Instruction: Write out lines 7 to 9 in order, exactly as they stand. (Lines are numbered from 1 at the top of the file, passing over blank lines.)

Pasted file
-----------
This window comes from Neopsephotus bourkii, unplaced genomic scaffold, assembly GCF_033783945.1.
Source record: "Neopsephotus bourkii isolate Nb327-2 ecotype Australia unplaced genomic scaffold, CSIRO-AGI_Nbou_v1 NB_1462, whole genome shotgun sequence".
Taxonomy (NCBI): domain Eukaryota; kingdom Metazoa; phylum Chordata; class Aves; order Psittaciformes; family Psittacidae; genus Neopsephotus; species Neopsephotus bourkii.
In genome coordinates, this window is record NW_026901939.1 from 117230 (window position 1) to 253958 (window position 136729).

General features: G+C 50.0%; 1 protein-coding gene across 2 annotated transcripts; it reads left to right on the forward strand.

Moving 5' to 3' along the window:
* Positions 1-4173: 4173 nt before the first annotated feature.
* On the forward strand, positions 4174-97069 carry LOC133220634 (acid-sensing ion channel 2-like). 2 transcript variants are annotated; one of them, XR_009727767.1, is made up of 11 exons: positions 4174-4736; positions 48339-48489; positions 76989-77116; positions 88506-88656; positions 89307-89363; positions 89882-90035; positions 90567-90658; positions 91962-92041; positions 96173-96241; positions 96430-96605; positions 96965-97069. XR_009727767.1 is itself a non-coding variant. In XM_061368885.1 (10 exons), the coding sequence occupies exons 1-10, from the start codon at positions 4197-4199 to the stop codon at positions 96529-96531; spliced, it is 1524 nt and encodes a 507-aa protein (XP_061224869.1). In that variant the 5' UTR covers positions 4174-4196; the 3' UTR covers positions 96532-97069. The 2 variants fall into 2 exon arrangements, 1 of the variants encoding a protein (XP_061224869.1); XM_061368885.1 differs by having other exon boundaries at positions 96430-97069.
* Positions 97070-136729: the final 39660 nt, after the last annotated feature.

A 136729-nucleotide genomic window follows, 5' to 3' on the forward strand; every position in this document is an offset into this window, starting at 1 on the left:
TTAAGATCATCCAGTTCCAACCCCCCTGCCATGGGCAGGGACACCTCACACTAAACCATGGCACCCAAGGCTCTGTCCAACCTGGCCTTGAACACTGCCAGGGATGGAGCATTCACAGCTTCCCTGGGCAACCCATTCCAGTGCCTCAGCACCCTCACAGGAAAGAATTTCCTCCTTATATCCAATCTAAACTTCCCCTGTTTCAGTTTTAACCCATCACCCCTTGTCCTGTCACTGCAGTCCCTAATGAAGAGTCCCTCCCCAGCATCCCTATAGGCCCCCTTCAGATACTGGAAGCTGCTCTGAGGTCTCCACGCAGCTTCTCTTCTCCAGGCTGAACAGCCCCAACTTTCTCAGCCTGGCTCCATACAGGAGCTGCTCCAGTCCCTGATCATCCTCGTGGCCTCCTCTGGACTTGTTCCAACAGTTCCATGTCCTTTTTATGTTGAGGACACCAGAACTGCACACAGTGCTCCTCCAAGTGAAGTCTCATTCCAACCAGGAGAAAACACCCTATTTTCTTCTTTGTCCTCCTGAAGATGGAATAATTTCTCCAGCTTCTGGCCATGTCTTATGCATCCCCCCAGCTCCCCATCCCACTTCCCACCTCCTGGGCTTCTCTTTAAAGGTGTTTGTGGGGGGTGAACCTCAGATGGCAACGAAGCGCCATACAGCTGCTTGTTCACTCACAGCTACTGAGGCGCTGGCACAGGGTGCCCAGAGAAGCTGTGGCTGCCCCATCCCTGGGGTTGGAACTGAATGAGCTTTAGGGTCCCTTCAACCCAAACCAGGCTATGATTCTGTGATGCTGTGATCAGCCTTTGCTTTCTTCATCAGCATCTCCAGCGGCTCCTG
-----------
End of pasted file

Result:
* Positions 1-4173: 4173 nt before the first annotated feature.
* On the forward strand, positions 4174-97069 carry LOC133220634 (acid-sensing ion channel 2-like). 2 transcript variants are annotated; one of them, XR_009727767.1, is made up of 11 exons: positions 4174-4736; positions 48339-48489; positions 76989-77116; positions 88506-88656; positions 89307-89363; positions 89882-90035; positions 90567-90658; positions 91962-92041; positions 96173-96241; positions 96430-96605; positions 96965-97069. XR_009727767.1 is itself a non-coding variant. In XM_061368885.1 (10 exons), the coding sequence occupies exons 1-10, from the start codon at positions 4197-4199 to the stop codon at positions 96529-96531; spliced, it is 1524 nt and encodes a 507-aa protein (XP_061224869.1). In that variant the 5' UTR covers positions 4174-4196; the 3' UTR covers positions 96532-97069. The 2 variants fall into 2 exon arrangements, 1 of the variants encoding a protein (XP_061224869.1); XM_061368885.1 differs by having other exon boundaries at positions 96430-97069.
* Positions 97070-136729: the final 39660 nt, after the last annotated feature.